Regarding non violence, you seem to be making an argument based upon silence. We do not have any account of Jesus condoning violence. An argument can not be made based upon something not said, this is a fallacious invalid type of reasoning. Jesus did not say to harm anyone. We can't read into that any more than what we have recorded that he said. We know He said and did many things that we don't have an account of. Jesus used sinners and the "low life"of His time to do His work. I understand your point that Jesus praised His faith; however it can not be inferred that Jesus was saying it's ok to harm someone. There are so many other clear scriptures that speak plainly about God's expectation of His people to be non violent.

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There are so many other clear scriptures that speak plainly about God's expectation of His people to be non violent.

 

Likewise, there are so many contrary Scriptures that exempt Rulers and Government from pacifism. Nice job by the way, seems you have been rather effective in neutralizing any arguments from the OT. It is no surprise to me that a Pacifist rejects anything outside of the Red Print and isolates even its verses from the rest of the NT.

 

God bless,

William

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Regarding pacifism, see Matthew 8:5-13 and the centurion. Jesus did not reject soldiers, nor tell them to quit the army when he could have. He gave them a place like everyone else.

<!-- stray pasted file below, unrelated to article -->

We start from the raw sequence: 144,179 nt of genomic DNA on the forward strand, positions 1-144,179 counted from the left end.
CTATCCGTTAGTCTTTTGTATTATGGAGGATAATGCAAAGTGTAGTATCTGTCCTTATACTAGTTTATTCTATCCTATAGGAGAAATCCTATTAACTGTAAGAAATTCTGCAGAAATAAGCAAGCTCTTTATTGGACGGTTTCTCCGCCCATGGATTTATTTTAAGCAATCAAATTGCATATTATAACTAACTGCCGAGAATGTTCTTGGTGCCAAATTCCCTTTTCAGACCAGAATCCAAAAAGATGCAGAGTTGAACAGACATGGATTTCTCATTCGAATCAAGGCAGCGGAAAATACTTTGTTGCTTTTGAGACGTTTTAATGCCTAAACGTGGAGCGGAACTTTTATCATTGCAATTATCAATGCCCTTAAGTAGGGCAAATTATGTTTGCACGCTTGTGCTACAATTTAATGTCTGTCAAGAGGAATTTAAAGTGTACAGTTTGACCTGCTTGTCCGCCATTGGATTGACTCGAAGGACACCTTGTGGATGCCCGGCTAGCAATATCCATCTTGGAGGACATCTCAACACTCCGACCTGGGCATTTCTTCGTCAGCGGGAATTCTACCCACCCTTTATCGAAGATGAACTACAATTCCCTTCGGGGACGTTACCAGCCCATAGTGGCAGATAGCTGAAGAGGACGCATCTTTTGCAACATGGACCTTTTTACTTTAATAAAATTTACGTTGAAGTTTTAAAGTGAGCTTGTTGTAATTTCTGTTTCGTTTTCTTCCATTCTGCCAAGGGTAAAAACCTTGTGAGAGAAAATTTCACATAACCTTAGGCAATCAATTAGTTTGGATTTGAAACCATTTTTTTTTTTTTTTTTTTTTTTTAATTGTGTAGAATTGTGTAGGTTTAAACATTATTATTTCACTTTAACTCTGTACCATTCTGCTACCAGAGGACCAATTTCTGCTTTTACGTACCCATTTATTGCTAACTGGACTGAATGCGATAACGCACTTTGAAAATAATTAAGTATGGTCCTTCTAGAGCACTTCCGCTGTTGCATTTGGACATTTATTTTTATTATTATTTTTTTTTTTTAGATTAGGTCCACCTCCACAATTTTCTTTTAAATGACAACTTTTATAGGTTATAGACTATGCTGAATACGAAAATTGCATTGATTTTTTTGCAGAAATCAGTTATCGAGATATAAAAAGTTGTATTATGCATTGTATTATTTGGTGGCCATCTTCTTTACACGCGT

After Jesus told Peter to put up his sword and said, Matthew 26:53 "Do you think that I cannot appeal to my Father, and he will at once send me more than twelve legions of angels?" What do you think those angels might do? Turn with me to the OT during Sodom and Gomorrah, oh wait, someone said "we can't use the OT".

 

God bless,

William

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We do not have any account of Jesus condoning violence.

We do have statements by Jesus affirming his belief in the Old Testament, where we learn that God commanded capital punishment and ordered his people to engage in warfare.

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We do have statements by Jesus affirming his belief in the Old Testament, where we learn that God commanded capital punishment and ordered his people to engage in warfare.

 

You're absolutely correct. It does not invalidate my statement.

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In the Old Testament God commanded that people guilty of certain crimes be killed. He sometimes commanded the Israelites to engage in warfare and when they entered the promised land he ordered them to kill all the inhabitants of the land. The Bible also teaches that God is a Trinity and that Jesus is one of the three persons in the Godhead so in reality it was Jesus himself who commanded capital punishment and warfare.

 

Here is how the Bible describes his return.